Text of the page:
Gardaí will review security checks on mail in An Post and at airports and ports following the parcel bomb attacks in London.
The review will examine the possibility of tightening up security procedures and the threat posed by devices igniting while being handled by postal, airline or ferry staff or the risk of such an ignition happening during a flight or a sailing.
Sources said the review was standard in response to a security incident and did not necessarily mean there was any fault in current systems.
Gardaí are conducting an investigation after it emerged that the three incendiary devices sent to three London transportation hubs on Tuesday appeared to have been posted in Ireland.
Sources said a security review would run in parallel with the criminal investigation into who sent the parcels.
The Garda Security and Intelligence Section at Garda HQ is involved in the review, while the Special Detective Unit is leading the criminal investigation.
“All of these issues are looked at every time there is an incident,” said one security source.
The source said that while such parcel bombs typically involved “robust movement” to ignite, such as tearing or ripping open an envelope, it “depended on how they were packaged”.
The source said: “There are transportation concerns. There is potential it could go off when it travels. But it’s very difficult to screen everything, particularly if they are well concealed or protected.”
The source said there was screening at An Post sorting offices, but said there were literally millions of packages and that suspect packages would get attention.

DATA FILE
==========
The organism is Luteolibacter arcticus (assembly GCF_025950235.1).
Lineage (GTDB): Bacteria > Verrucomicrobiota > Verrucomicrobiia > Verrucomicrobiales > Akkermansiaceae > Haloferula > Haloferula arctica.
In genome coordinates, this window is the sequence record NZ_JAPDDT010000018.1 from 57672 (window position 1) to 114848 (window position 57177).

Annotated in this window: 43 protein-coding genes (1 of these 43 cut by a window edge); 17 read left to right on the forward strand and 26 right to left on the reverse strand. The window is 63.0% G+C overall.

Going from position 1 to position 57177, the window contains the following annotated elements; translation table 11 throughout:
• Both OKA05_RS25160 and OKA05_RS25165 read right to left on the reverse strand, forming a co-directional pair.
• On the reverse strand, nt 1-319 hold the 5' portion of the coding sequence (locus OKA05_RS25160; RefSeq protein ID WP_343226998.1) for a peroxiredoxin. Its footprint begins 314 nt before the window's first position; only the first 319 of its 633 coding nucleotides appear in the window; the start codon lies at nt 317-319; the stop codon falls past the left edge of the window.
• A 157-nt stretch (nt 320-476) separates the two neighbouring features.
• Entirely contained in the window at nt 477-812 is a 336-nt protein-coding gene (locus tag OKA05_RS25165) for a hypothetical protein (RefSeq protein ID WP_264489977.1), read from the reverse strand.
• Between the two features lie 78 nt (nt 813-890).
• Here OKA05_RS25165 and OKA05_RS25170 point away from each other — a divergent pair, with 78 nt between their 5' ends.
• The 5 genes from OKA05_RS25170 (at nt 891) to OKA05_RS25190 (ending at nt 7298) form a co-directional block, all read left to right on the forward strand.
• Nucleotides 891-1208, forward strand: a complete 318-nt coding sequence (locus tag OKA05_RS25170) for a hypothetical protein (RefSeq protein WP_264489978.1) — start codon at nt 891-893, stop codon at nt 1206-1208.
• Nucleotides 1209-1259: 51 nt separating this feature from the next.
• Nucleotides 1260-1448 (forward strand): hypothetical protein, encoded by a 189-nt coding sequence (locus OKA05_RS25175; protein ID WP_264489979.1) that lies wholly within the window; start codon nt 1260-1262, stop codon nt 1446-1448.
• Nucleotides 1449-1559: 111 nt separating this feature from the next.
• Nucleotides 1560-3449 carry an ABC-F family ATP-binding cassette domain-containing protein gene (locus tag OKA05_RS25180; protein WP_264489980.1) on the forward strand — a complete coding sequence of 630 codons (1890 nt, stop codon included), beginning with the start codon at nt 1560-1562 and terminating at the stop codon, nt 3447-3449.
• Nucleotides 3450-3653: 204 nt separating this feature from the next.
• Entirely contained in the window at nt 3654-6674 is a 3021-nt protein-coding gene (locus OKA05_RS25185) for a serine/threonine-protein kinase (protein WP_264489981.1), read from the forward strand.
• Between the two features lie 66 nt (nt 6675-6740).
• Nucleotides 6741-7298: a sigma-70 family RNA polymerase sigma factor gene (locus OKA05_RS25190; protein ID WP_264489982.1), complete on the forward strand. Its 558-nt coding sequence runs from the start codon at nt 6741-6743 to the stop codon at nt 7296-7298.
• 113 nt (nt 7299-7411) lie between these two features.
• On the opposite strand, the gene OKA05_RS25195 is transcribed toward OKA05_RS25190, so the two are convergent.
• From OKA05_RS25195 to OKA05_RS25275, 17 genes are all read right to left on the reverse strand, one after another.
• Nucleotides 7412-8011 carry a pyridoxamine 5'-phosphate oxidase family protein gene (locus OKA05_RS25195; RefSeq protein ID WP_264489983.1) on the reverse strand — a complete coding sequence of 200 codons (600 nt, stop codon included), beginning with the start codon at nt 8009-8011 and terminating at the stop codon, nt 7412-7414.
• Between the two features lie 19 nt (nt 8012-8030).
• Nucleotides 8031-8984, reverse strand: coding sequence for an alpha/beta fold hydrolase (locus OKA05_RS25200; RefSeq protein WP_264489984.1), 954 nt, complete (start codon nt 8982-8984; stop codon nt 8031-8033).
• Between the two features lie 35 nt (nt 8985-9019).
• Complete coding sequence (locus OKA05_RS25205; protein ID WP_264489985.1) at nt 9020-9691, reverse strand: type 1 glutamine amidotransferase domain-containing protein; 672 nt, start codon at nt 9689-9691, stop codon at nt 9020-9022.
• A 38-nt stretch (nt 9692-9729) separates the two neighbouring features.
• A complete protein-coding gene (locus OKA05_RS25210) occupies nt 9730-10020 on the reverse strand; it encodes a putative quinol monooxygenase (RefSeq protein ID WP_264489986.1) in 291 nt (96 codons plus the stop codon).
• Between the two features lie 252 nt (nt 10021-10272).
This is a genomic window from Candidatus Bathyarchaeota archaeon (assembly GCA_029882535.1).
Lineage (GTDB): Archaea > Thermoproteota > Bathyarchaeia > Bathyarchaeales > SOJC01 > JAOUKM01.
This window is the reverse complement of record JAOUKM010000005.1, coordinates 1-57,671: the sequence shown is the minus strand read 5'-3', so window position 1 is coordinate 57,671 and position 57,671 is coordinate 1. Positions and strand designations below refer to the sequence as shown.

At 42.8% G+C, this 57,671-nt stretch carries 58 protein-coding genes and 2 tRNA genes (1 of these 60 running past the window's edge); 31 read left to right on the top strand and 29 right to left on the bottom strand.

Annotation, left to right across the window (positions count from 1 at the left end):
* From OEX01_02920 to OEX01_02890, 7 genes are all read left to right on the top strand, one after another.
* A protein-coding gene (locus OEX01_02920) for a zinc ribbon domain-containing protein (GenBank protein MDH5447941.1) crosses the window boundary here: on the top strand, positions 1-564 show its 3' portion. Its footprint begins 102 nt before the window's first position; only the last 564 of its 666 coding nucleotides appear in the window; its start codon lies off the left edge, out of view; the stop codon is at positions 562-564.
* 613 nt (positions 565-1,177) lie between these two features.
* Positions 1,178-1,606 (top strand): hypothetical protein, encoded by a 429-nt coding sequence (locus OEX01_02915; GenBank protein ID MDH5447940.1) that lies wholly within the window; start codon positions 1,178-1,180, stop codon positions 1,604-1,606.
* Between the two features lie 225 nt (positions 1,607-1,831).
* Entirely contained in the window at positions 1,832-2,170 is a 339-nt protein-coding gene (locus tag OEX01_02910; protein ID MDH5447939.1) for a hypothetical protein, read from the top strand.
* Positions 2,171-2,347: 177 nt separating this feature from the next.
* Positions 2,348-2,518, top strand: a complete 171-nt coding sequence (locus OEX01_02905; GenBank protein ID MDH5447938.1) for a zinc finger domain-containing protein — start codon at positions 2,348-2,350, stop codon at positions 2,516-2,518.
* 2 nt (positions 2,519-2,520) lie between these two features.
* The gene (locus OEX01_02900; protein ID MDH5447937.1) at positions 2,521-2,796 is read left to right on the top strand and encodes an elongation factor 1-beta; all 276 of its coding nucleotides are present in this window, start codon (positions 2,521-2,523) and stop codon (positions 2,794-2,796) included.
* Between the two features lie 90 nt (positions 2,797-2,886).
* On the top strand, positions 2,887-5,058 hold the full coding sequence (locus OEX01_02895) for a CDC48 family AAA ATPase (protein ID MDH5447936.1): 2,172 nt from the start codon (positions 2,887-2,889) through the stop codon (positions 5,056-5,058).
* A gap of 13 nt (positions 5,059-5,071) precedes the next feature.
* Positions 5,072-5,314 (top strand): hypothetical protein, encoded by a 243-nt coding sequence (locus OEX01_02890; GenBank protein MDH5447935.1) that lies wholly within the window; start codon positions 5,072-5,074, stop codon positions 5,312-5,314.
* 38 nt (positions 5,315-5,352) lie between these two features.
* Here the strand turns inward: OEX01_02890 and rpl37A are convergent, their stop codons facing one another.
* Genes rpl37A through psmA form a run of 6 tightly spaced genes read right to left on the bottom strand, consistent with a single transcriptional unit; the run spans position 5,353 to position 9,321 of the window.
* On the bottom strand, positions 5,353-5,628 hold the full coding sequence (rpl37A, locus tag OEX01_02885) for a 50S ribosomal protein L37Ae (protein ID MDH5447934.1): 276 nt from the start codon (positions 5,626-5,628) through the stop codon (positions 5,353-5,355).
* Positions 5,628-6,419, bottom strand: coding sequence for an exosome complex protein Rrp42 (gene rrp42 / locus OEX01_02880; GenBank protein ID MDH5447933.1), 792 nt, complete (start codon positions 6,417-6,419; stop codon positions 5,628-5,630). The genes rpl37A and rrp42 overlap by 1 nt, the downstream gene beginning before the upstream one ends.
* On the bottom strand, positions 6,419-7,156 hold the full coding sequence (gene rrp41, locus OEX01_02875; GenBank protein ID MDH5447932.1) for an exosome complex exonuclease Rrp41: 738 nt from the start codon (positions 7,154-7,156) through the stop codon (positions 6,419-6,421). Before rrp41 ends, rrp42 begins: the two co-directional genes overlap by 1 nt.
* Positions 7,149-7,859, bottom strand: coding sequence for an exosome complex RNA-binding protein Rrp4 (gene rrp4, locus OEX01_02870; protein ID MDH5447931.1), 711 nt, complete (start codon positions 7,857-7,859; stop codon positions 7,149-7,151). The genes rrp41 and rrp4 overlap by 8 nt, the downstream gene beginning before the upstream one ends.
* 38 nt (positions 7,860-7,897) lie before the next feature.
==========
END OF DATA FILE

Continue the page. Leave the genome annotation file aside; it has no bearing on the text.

Another source said scanning of parcels was conducted by airline and security authorities, not An Post.
An Post told the Irish Examiner: “We are working closely with the Gardaí on this investigation. Ensuring the safety and security of our people as they transport, sort and deliver mail is our number one priority.
“An Post has procedures in place for dealing with suspect packages and an expert security team to manage such incidents, and train and advise staff and managers on an ongoing basis.”
Dublin Airport Authority said security issues around cargo on aircraft was a matter for the airlines.
Aer Lingus parent company IAG made this statement on behalf of IAG Cargo: "Robust Security measures are in place as prescribed by Department of Transport, Tourism and Sport’s National Civil Aviation Security Programme (NCASP), and not for disclosure to the general public."
When asked for a copy of the NCASP document, the Department of Transport said: "The document is not for public dissemination."
The Irish Examiner has yet to receive a response from Ryanair.
A statement from Stena Line said: “Due to strict client confidentiality agreements, Stena Line is not at liberty to discuss publicly any of its customer contract arrangements so it has no comment to make on whether it does or does not work on behalf of An Post. On the issue of security checks, Stena Line works closely with a number of statutory agencies on both sides of the Irish Sea and is fully compliant with all the associated requirements placed upon it.”
The Irish Examiner has yet to receive a response from Irish Ferries.
Foreign Affairs Minister Simon Coveney said he reacted with “dismay, anger, and embarrassment” at what he said was the “warped thinking” behind the attacks.
The Department of Justice said Minister Charlie Flanagan had been briefed and Garda authorities were in “close and continuous contact with their UK counterparts”.
Gardaí are investigating if a fourth package - received at Glasgow University, resulting in an evacuation - is linked to the three other parcels.